As an aside, any travelers to Nashville for the anniversary of the battle should be aware that the state fairground itself is smack dab in the middle of battlefield.  There is a Confederate “lunette” just down the road on a hill overlooking Nolensville Pike on a small road that leads over a railroad cut and over to Murfreesboro Road.  This is the same part of the Nashville battlefield I blogged about in “Captain Aldrich and the Dance of Death” (July, 2014).

In any case, only fifteen minutes south of Nashville by interstate sits Franklin, which, while it too loves its developers and their bulldozers, has done a great deal to not only preserve its historic heritage, but in recent years been highly pro-active in reclaiming parts of the Battle of Franklin battlefield.  Yes, you can have prosperity and history side by side and the city of Franklin is proving it–which is one good reason why one of the largest Civil War shows in the South moved down the road to Franklin a few years back.

As usual, Mike Kent’s show had an army of people attending, many in mufti, and there were excellent booths of all descriptions lining both levels of the Williamson County Agricultural Center.  In between selling and jabbering about my Ghosts and Haunts of the Civil War and The Paranormal Presidency of Abraham Lincoln books, I talked with a number of nice folks on various topics of the War, (many of which are still in dispute) and learned a thing or three I didn’t know about before.  Besides the two main Civil War books, I also had Strange Tales of the Dark and Bloody Ground on sale, as well as Ghosts and Haunts of Tennessee, which also cover a number of Civil War topics and I sold a few of those as well.  I also did a bit of jawboning about my upcoming Bierce book and ran into one Civil War enthusiast from Indiana was quite knowledgeable about the Ninth Indiana Infantry regiment.  Apropos of Civil War ghosts, several of the visitors to my booth told me about their family’s encounters with the supernatural at Civil War sites, which I will relate in a later blog or two.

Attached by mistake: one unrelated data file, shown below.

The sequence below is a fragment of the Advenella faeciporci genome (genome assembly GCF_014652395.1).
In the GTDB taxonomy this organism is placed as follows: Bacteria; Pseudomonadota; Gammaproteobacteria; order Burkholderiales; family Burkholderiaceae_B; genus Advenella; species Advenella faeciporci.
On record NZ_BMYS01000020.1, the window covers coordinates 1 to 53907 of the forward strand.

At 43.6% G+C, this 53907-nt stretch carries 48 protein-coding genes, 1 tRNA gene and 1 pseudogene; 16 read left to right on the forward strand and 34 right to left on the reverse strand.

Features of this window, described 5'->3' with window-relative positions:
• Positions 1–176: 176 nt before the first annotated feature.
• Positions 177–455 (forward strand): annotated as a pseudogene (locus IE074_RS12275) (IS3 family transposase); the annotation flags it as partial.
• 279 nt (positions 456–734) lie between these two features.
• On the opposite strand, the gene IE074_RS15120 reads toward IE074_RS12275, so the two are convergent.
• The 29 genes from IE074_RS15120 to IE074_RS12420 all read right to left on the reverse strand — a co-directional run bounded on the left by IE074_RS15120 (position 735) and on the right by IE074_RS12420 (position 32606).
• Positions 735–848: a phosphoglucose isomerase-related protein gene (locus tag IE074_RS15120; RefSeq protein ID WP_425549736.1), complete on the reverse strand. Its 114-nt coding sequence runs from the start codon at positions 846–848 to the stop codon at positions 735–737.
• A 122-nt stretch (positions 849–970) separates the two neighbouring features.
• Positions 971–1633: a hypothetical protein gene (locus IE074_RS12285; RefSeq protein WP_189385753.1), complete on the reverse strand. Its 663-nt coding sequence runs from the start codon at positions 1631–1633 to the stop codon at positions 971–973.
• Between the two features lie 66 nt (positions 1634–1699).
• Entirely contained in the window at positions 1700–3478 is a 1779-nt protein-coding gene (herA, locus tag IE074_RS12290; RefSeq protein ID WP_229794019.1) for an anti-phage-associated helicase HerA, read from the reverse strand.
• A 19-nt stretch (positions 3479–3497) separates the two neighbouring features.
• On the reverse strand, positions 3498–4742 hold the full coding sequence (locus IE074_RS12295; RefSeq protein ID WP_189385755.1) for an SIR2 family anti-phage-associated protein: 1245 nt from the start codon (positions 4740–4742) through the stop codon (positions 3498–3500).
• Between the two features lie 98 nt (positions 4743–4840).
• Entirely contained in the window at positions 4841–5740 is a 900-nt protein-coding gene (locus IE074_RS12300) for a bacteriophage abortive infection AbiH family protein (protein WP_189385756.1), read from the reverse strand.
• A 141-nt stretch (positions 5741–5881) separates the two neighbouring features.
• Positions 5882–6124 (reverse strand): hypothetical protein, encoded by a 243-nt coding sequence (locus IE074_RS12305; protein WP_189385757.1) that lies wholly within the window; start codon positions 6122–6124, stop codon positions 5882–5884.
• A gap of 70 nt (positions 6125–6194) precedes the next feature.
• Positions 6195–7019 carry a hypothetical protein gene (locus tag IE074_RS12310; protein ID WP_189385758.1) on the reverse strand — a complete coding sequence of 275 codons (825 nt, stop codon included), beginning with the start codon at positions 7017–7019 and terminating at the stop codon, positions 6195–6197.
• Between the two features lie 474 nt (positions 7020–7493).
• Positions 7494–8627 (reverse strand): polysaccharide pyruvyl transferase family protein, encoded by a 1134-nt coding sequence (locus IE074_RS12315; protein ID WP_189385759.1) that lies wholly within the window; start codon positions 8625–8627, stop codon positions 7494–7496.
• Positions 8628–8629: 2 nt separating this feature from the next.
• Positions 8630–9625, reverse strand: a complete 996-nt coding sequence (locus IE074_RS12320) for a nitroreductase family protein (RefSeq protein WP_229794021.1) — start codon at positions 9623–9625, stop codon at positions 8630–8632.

When time allowed, I also went to the other booths to take a look see at what they had available.  While I did buy one or two items, I wish my budget had been as big as my eyes, as there were quite a few collector’s gems on display there.  Of course, by gems I mean uniforms, bayonets, swords, muskets and the like.  Military Images magazine, a gold mine of pictorial information about the war, also had a booth there and I got to meet Ron Coddington there.  In case you are not familiar with him and his work, he is the go-to expert for Civil War photography, especially cartes de visites and the like, and has written extensively, not only for MI for Civil War News and the New York Times.  If ya’ll have never seen Military Images, I recommend it highly.